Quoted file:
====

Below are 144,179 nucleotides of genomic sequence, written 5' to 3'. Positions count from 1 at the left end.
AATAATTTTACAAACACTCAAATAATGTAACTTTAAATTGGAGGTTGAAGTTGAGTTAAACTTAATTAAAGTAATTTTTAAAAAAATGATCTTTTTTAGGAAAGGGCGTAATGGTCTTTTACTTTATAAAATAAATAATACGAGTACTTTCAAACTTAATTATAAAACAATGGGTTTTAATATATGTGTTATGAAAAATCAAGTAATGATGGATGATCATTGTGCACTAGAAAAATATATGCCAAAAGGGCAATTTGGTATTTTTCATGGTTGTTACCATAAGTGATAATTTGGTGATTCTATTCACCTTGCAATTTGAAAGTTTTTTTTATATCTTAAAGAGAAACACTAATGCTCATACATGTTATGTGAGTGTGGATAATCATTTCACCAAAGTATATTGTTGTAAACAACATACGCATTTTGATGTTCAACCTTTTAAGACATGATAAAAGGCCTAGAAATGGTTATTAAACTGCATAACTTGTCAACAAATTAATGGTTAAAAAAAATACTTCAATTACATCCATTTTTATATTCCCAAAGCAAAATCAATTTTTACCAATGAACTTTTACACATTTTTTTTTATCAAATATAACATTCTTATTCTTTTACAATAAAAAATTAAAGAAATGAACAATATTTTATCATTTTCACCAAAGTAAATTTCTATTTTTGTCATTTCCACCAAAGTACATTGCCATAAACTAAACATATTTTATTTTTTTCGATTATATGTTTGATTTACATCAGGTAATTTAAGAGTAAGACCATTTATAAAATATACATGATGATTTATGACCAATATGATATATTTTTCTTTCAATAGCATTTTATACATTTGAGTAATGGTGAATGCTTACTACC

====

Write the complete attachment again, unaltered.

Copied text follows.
Below are 144,179 nucleotides of genomic sequence, written 5' to 3'. Positions count from 1 at the left end.
AATAATTTTACAAACACTCAAATAATGTAACTTTAAATTGGAGGTTGAAGTTGAGTTAAACTTAATTAAAGTAATTTTTAAAAAAATGATCTTTTTTAGGAAAGGGCGTAATGGTCTTTTACTTTATAAAATAAATAATACGAGTACTTTCAAACTTAATTATAAAACAATGGGTTTTAATATATGTGTTATGAAAAATCAAGTAATGATGGATGATCATTGTGCACTAGAAAAATATATGCCAAAAGGGCAATTTGGTATTTTTCATGGTTGTTACCATAAGTGATAATTTGGTGATTCTATTCACCTTGCAATTTGAAAGTTTTTTTTATATCTTAAAGAGAAACACTAATGCTCATACATGTTATGTGAGTGTGGATAATCATTTCACCAAAGTATATTGTTGTAAACAACATACGCATTTTGATGTTCAACCTTTTAAGACATGATAAAAGGCCTAGAAATGGTTATTAAACTGCATAACTTGTCAACAAATTAATGGTTAAAAAAAATACTTCAATTACATCCATTTTTATATTCCCAAAGCAAAATCAATTTTTACCAATGAACTTTTACACATTTTTTTTTATCAAATATAACATTCTTATTCTTTTACAATAAAAAATTAAAGAAATGAACAATATTTTATCATTTTCACCAAAGTAAATTTCTATTTTTGTCATTTCCACCAAAGTACATTGCCATAAACTAAACATATTTTATTTTTTTCGATTATATGTTTGATTTACATCAGGTAATTTAAGAGTAAGACCATTTATAAAATATACATGATGATTTATGACCAATATGATATATTTTTCTTTCAATAGCATTTTATACATTTGAGTAATGGTGAATGCTTACTACC